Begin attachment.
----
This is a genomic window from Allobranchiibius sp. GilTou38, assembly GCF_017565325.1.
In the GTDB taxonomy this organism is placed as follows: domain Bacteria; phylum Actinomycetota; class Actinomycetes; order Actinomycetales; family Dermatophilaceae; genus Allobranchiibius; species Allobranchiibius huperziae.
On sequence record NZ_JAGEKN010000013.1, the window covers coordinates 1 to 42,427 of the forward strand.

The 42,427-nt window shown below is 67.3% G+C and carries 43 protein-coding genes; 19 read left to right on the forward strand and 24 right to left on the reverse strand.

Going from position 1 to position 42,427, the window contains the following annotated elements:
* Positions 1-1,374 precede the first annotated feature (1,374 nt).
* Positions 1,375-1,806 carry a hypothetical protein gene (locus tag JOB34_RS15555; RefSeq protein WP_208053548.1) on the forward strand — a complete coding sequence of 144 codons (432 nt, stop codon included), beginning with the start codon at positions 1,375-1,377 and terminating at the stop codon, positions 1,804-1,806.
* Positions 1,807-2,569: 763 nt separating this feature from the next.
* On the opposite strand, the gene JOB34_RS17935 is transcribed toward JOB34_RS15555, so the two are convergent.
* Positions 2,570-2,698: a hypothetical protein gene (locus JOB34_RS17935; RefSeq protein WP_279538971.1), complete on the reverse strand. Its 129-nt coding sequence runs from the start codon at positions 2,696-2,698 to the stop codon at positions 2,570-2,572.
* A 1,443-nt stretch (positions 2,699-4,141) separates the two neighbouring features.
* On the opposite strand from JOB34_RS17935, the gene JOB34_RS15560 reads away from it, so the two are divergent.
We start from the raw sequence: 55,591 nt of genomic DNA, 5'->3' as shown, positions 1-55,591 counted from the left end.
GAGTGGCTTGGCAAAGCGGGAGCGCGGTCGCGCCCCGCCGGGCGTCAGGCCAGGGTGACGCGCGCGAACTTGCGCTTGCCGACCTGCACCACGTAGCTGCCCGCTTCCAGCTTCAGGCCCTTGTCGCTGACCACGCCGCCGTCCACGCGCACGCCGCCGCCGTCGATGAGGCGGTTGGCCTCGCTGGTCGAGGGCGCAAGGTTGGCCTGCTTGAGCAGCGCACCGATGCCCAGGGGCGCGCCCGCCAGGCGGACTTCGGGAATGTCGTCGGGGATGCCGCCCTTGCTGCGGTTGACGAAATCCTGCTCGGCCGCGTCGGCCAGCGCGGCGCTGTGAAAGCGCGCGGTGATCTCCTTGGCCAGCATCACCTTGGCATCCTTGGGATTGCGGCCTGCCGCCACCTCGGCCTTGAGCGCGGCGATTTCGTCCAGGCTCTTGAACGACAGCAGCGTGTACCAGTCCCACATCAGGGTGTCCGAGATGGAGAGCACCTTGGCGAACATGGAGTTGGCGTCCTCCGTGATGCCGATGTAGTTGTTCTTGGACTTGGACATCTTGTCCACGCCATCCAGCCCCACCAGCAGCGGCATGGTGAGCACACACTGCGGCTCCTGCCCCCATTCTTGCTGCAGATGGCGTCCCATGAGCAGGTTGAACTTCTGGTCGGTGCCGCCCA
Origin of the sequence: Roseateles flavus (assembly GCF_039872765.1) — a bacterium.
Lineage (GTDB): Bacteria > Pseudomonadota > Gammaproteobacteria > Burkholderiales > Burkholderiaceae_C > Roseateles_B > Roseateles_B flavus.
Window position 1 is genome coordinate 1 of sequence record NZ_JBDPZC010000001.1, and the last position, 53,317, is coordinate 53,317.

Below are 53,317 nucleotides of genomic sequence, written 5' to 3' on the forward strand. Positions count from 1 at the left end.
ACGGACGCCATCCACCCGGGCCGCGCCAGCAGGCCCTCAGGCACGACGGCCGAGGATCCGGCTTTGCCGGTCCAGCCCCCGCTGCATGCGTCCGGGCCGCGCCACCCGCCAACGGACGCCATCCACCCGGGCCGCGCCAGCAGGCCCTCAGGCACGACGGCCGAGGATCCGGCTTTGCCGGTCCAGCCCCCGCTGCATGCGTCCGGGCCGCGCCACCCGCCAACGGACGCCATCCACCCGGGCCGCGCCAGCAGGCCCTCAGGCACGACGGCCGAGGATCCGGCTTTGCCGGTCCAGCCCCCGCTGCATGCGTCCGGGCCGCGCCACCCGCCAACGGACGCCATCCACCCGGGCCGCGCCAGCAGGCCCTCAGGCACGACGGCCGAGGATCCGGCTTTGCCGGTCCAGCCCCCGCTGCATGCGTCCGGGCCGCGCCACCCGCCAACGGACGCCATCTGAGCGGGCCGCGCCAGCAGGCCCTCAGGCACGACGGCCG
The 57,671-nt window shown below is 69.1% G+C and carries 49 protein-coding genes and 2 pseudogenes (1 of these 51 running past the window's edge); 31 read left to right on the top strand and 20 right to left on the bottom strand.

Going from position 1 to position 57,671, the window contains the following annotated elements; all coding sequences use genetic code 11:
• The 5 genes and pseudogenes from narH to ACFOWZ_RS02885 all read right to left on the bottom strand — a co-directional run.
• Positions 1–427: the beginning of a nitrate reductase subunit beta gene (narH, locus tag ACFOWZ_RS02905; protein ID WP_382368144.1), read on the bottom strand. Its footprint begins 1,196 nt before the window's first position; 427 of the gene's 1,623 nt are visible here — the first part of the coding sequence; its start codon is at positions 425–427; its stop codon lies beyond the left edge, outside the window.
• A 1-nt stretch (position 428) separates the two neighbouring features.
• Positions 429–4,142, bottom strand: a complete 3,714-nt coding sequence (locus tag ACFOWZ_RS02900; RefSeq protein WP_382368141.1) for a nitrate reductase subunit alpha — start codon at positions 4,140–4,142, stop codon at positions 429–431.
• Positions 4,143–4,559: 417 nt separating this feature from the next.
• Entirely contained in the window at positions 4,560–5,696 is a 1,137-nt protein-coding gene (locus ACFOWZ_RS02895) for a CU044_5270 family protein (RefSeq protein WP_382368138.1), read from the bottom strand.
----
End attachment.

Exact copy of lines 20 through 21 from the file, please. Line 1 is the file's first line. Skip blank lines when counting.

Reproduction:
The 57,671-nt window shown below is 69.1% G+C and carries 49 protein-coding genes and 2 pseudogenes (1 of these 51 running past the window's edge); 31 read left to right on the top strand and 20 right to left on the bottom strand.

Going from position 1 to position 57,671, the window contains the following annotated elements; all coding sequences use genetic code 11: